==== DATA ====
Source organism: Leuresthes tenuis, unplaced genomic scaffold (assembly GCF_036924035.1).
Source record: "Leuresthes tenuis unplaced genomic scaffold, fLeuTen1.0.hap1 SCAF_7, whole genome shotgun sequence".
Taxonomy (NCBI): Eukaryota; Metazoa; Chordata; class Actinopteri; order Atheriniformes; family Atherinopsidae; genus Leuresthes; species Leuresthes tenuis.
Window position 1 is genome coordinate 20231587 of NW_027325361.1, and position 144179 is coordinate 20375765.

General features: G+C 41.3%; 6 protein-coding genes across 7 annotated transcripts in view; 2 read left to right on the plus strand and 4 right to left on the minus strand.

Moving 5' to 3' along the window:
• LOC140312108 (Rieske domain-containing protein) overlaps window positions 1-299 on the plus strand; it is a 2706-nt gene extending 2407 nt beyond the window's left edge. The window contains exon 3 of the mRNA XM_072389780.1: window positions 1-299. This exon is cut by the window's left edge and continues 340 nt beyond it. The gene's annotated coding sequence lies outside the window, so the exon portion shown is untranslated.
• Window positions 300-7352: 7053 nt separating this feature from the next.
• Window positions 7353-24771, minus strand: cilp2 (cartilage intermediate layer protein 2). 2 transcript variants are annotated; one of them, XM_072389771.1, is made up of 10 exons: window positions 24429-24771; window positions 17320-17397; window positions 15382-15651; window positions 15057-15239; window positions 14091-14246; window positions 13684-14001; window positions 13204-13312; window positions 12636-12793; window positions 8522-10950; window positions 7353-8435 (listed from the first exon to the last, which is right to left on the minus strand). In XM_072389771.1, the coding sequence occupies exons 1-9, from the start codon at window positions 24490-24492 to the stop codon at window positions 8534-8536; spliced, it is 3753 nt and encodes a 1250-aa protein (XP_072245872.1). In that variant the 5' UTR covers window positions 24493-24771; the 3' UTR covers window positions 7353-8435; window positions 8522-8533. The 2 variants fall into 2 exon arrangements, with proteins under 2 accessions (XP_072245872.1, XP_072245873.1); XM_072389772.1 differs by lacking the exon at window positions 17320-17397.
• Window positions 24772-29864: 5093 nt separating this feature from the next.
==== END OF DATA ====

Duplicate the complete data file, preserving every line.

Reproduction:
Source organism: Leuresthes tenuis, unplaced genomic scaffold (assembly GCF_036924035.1).
Source record: "Leuresthes tenuis unplaced genomic scaffold, fLeuTen1.0.hap1 SCAF_7, whole genome shotgun sequence".
Taxonomy (NCBI): Eukaryota; Metazoa; Chordata; class Actinopteri; order Atheriniformes; family Atherinopsidae; genus Leuresthes; species Leuresthes tenuis.
Window position 1 is genome coordinate 20231587 of NW_027325361.1, and position 144179 is coordinate 20375765.

General features: G+C 41.3%; 6 protein-coding genes across 7 annotated transcripts in view; 2 read left to right on the plus strand and 4 right to left on the minus strand.

Moving 5' to 3' along the window:
• LOC140312108 (Rieske domain-containing protein) overlaps window positions 1-299 on the plus strand; it is a 2706-nt gene extending 2407 nt beyond the window's left edge. The window contains exon 3 of the mRNA XM_072389780.1: window positions 1-299. This exon is cut by the window's left edge and continues 340 nt beyond it. The gene's annotated coding sequence lies outside the window, so the exon portion shown is untranslated.
• Window positions 300-7352: 7053 nt separating this feature from the next.
• Window positions 7353-24771, minus strand: cilp2 (cartilage intermediate layer protein 2). 2 transcript variants are annotated; one of them, XM_072389771.1, is made up of 10 exons: window positions 24429-24771; window positions 17320-17397; window positions 15382-15651; window positions 15057-15239; window positions 14091-14246; window positions 13684-14001; window positions 13204-13312; window positions 12636-12793; window positions 8522-10950; window positions 7353-8435 (listed from the first exon to the last, which is right to left on the minus strand). In XM_072389771.1, the coding sequence occupies exons 1-9, from the start codon at window positions 24490-24492 to the stop codon at window positions 8534-8536; spliced, it is 3753 nt and encodes a 1250-aa protein (XP_072245872.1). In that variant the 5' UTR covers window positions 24493-24771; the 3' UTR covers window positions 7353-8435; window positions 8522-8533. The 2 variants fall into 2 exon arrangements, with proteins under 2 accessions (XP_072245872.1, XP_072245873.1); XM_072389772.1 differs by lacking the exon at window positions 17320-17397.
• Window positions 24772-29864: 5093 nt separating this feature from the next.